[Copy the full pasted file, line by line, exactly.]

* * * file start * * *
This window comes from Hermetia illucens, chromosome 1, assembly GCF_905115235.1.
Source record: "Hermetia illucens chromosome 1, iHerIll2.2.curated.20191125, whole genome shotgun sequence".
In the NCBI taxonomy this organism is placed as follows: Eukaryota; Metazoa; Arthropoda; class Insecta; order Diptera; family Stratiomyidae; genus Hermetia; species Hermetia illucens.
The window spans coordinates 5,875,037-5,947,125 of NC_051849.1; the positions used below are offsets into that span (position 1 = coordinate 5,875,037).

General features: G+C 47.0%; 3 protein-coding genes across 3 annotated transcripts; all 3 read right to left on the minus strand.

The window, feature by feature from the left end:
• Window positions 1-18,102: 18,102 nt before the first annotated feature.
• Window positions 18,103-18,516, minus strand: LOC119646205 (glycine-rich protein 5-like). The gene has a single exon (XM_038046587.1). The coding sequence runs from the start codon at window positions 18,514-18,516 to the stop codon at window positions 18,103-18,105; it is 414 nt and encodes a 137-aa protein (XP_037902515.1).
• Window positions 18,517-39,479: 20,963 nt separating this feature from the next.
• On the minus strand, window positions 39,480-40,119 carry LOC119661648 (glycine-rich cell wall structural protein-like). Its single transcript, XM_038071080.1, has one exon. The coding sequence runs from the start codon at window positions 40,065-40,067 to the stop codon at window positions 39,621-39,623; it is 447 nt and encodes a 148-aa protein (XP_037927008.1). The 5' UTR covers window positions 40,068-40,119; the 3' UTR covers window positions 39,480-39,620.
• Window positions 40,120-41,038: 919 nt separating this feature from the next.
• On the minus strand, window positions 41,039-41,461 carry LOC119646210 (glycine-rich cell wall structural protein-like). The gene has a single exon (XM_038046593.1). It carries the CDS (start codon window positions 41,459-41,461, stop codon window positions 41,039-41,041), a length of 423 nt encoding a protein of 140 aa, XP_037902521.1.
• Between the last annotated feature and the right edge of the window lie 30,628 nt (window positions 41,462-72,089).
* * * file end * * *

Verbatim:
This window comes from Hermetia illucens, chromosome 1, assembly GCF_905115235.1.
Source record: "Hermetia illucens chromosome 1, iHerIll2.2.curated.20191125, whole genome shotgun sequence".
In the NCBI taxonomy this organism is placed as follows: Eukaryota; Metazoa; Arthropoda; class Insecta; order Diptera; family Stratiomyidae; genus Hermetia; species Hermetia illucens.
The window spans coordinates 5,875,037-5,947,125 of NC_051849.1; the positions used below are offsets into that span (position 1 = coordinate 5,875,037).

General features: G+C 47.0%; 3 protein-coding genes across 3 annotated transcripts; all 3 read right to left on the minus strand.

The window, feature by feature from the left end:
• Window positions 1-18,102: 18,102 nt before the first annotated feature.
• Window positions 18,103-18,516, minus strand: LOC119646205 (glycine-rich protein 5-like). The gene has a single exon (XM_038046587.1). The coding sequence runs from the start codon at window positions 18,514-18,516 to the stop codon at window positions 18,103-18,105; it is 414 nt and encodes a 137-aa protein (XP_037902515.1).
• Window positions 18,517-39,479: 20,963 nt separating this feature from the next.
• On the minus strand, window positions 39,480-40,119 carry LOC119661648 (glycine-rich cell wall structural protein-like). Its single transcript, XM_038071080.1, has one exon. The coding sequence runs from the start codon at window positions 40,065-40,067 to the stop codon at window positions 39,621-39,623; it is 447 nt and encodes a 148-aa protein (XP_037927008.1). The 5' UTR covers window positions 40,068-40,119; the 3' UTR covers window positions 39,480-39,620.
• Window positions 40,120-41,038: 919 nt separating this feature from the next.
• On the minus strand, window positions 41,039-41,461 carry LOC119646210 (glycine-rich cell wall structural protein-like). The gene has a single exon (XM_038046593.1). It carries the CDS (start codon window positions 41,459-41,461, stop codon window positions 41,039-41,041), a length of 423 nt encoding a protein of 140 aa, XP_037902521.1.
• Between the last annotated feature and the right edge of the window lie 30,628 nt (window positions 41,462-72,089).